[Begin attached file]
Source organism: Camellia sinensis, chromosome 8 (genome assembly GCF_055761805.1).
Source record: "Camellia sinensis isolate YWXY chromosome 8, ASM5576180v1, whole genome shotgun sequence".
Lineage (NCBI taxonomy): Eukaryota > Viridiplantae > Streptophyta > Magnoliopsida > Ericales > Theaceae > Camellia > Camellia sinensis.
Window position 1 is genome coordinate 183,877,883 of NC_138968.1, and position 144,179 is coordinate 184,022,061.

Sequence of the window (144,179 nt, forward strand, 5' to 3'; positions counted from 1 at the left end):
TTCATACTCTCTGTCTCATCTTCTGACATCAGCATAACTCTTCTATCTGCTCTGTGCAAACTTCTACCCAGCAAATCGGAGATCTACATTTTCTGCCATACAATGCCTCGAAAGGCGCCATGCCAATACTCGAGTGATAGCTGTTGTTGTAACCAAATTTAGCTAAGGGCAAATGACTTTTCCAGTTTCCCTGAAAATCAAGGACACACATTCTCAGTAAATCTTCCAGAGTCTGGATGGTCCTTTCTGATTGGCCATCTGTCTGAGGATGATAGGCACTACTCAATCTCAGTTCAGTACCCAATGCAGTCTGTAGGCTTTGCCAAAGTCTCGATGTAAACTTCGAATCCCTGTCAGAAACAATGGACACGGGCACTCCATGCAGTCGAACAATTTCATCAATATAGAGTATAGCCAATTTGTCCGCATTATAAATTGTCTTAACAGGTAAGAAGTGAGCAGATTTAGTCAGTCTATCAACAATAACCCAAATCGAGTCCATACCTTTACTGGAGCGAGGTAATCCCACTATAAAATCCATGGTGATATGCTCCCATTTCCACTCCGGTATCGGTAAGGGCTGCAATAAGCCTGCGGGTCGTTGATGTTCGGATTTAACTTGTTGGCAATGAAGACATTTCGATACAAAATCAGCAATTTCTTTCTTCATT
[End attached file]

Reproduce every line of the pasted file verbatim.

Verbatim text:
Source organism: Camellia sinensis, chromosome 8 (genome assembly GCF_055761805.1).
Source record: "Camellia sinensis isolate YWXY chromosome 8, ASM5576180v1, whole genome shotgun sequence".
Lineage (NCBI taxonomy): Eukaryota > Viridiplantae > Streptophyta > Magnoliopsida > Ericales > Theaceae > Camellia > Camellia sinensis.
Window position 1 is genome coordinate 183,877,883 of NC_138968.1, and position 144,179 is coordinate 184,022,061.

Sequence of the window (144,179 nt, forward strand, 5' to 3'; positions counted from 1 at the left end):
TTCATACTCTCTGTCTCATCTTCTGACATCAGCATAACTCTTCTATCTGCTCTGTGCAAACTTCTACCCAGCAAATCGGAGATCTACATTTTCTGCCATACAATGCCTCGAAAGGCGCCATGCCAATACTCGAGTGATAGCTGTTGTTGTAACCAAATTTAGCTAAGGGCAAATGACTTTTCCAGTTTCCCTGAAAATCAAGGACACACATTCTCAGTAAATCTTCCAGAGTCTGGATGGTCCTTTCTGATTGGCCATCTGTCTGAGGATGATAGGCACTACTCAATCTCAGTTCAGTACCCAATGCAGTCTGTAGGCTTTGCCAAAGTCTCGATGTAAACTTCGAATCCCTGTCAGAAACAATGGACACGGGCACTCCATGCAGTCGAACAATTTCATCAATATAGAGTATAGCCAATTTGTCCGCATTATAAATTGTCTTAACAGGTAAGAAGTGAGCAGATTTAGTCAGTCTATCAACAATAACCCAAATCGAGTCCATACCTTTACTGGAGCGAGGTAATCCCACTATAAAATCCATGGTGATATGCTCCCATTTCCACTCCGGTATCGGTAAGGGCTGCAATAAGCCTGCGGGTCGTTGATGTTCGGATTTAACTTGTTGGCAATGAAGACATTTCGATACAAAATCAGCAATTTCTTTCTTCATT